Despite the proverbial suggestion of the title, bad things mostly happen to less-than-upstanding citizens in “Good People,” a capable crime caper that nonetheless disappoints, considering the flavorful talent involved. With off-kilter Danish genre specialist Henrik Ruben Genz (“Terribly Happy”) making his English-language debut from a script by “Before the Devil Knows You’re Dead” writer Kelly Masterson, it’d be reasonable to expect a few more blackened twists in the tale of a hard-up Yank couple (James Franco and Kate Hudson) dragged into the Cockney underworld after pocketing a stash of dirty money from their deceased tenant. Both stars are in agreeable if uncharacteristically muted form, doing little to distinguish Genz’s pic from any amount of formula-following filler in the same B-movie ballpark; commercially, “VOD People” is the more apt moniker for this multi-platform release.
If nothing else, “Good People” serves as a relatively novel entry in Franco’s wilfully unpredictable filmography: There’s a tendency among critics to refer to his more eccentric characterizations as feats of performance art, yet the affably weak-willed, plaid-clad everyman he plays here seems further outside his wheelhouse than most roles he takes on. The last time we saw Franco in this kind of pulpy programmer — last year’s Jason Statham vehicle “Homefront” — he was on methed-up, reptilian villain duty, and he’s having visibly less fun as the ostensible hero here. Still, with his affectations on hold, he projects the imperfect, fidgety decency of a John Garfield — not a bad match for material that at least nods to transplanted James M. Cain-style noir before taking off on an absurd action tangent.
In fact, Masterson’s screenplay is based on a 2008 novel by Chicago-based author Marcus Sakey, who specializes in blue-collar crime narratives set in and around his hometown. For reasons of funding, presumably, the film relocates the narrative to London, with Franco and Hudson as Windy City emigres Tom and Anna Wright, trying their luck in the British capital’s oversubscribed property development racket. The switch should work well enough, placing this ordinary pair even further out of their element when the chips are down, but is incompletely imagined: The London criminal world here isn’t even recognizable from the Cockney cartoons of Guy Ritchie. Only a tonier accent separates Tom Wilkinson’s dogged vice detective from a stock Hollywood gumshoe; a wood-paneled fleabag motel that serves as a temporary sanctuary to the couple feels more New Mexico than New Cross.
Quite why the Wrights, seeking a fresh start after losing everything in the U.S. economic crisis, chose to do so in one of the world’s most expensive cities is one of the film’s deeper mysteries. In a token nod to realism, they’re at least paying the price: Construction manager Tom has romantic dreams of renovating a derelict family property outside the city center, but it’s proving a financial sinkhole, while broody schoolteacher Anna requires IVF treatment that is beyond the couple’s means. Threatened with eviction from their ramshackle South London apartment, they receive a dubious gift from the gods when their shady sublet tenant Ben (Francis Magee) is found dead downstairs, with £220,000 in cash secreted in his studio.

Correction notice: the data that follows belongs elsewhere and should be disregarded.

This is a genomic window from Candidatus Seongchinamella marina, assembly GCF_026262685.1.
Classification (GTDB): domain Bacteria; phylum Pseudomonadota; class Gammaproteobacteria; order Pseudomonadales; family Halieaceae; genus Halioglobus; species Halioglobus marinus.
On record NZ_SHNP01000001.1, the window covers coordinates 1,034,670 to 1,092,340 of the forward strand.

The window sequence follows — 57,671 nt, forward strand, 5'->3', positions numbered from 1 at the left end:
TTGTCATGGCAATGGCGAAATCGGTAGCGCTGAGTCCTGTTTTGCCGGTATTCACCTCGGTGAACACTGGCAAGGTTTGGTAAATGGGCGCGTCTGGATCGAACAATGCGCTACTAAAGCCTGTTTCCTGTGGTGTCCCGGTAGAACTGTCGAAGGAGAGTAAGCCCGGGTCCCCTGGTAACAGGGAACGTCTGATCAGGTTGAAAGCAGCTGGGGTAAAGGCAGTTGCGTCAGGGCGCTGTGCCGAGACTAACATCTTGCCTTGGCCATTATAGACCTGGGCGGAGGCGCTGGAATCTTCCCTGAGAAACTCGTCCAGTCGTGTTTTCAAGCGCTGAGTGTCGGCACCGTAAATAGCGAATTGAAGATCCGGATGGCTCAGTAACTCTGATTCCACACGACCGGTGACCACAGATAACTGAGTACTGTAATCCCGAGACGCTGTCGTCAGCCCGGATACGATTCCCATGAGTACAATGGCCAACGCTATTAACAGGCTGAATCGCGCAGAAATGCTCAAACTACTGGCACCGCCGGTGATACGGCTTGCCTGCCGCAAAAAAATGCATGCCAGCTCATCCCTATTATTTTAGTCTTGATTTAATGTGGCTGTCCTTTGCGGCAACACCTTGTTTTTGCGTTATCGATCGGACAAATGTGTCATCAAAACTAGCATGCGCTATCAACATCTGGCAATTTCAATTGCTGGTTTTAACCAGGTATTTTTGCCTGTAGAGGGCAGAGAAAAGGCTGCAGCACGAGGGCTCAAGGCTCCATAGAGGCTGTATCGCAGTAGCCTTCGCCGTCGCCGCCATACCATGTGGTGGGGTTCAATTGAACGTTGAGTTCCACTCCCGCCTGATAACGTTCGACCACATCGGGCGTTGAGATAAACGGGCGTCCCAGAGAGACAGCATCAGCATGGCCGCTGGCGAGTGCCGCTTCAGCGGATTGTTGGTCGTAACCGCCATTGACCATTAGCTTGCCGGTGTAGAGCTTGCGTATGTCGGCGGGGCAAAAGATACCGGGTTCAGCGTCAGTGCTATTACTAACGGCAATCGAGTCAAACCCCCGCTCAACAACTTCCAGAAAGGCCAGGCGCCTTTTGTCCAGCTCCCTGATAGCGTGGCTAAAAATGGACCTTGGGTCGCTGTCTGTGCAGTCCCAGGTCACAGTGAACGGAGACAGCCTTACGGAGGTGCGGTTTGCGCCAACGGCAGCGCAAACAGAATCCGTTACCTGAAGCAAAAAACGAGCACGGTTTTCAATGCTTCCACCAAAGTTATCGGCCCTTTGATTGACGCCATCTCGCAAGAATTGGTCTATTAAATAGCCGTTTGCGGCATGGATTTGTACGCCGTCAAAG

Desperately reasoning that money is only made bad by those in possession of it, they hide the loot from suspicious cop Halden (Wilkinson, coasting through), who’s on the trail of the cross-Channel drug ring double-crossed by Ben. It’s not long before Tom and Anna are pinpointed by deranged Limey gangster Jack (Sam Spruell) and an urbane Parisian dealer (“The Intouchables” star Omar Sy) who goes by the unprepossessing name of Genghis Khan. The ensuing cat-and-mouse chase is swiftly paced but markedly short on surprises, culminating in an inevitable showdown at Tom’s rickety building site that plays like an especially grisly round of “Home Alone” for grown-ups. Between this and Antoine Fuqua’s simultaneously released “The Equalizer,” DIY power tools appear to be the good guys’ new weapons of choice — a down-home solution one might count as a marginal victory for the gun control lobby. “Guns are for pussies,” spits Hudson, in by far her feistiest moment of the film.
Tangy dialogue is in generally short supply, with the regional idiom barely in evidence. Sy gets the script’s most amusingly odd riff, channeling his historical namesake as he muses on his expanding criminal empire, but the charismatic Frenchman is otherwise given little to do but pick his teeth with sinister poise. Anna Friel is even more egregiously wasted in a throwaway best-friend role, though the film isn’t particularly beholden to its leads either. Franco and Hudson (a more inquisitive, empathic dramatic actress than is generally recognized) have a comfortable, unfussy chemistry together, and make some effort to probe the moral ambiguities of the script. They can’t, however, do much to enliven characters whose most distinctive quirk is their icky shared euphemism for sex — “sushi night,” incidentally.
Working outside his native tongue, Genz’s taste for semi-absurdist deadpan comedy doesn’t get much of an airing here. He does, on the other hand, bring a modicum of frowzy visual panache to proceedings, with an assist from Danish d.p. Jorgen Johansson’s rainy-day lensing and the tinnily thin, peelingly papered walls of Kave Quinn’s production design. In a film already experiencing some transatlantic identity issues, the helmer’s imprint of Scandi-noir style hardly feels out of place.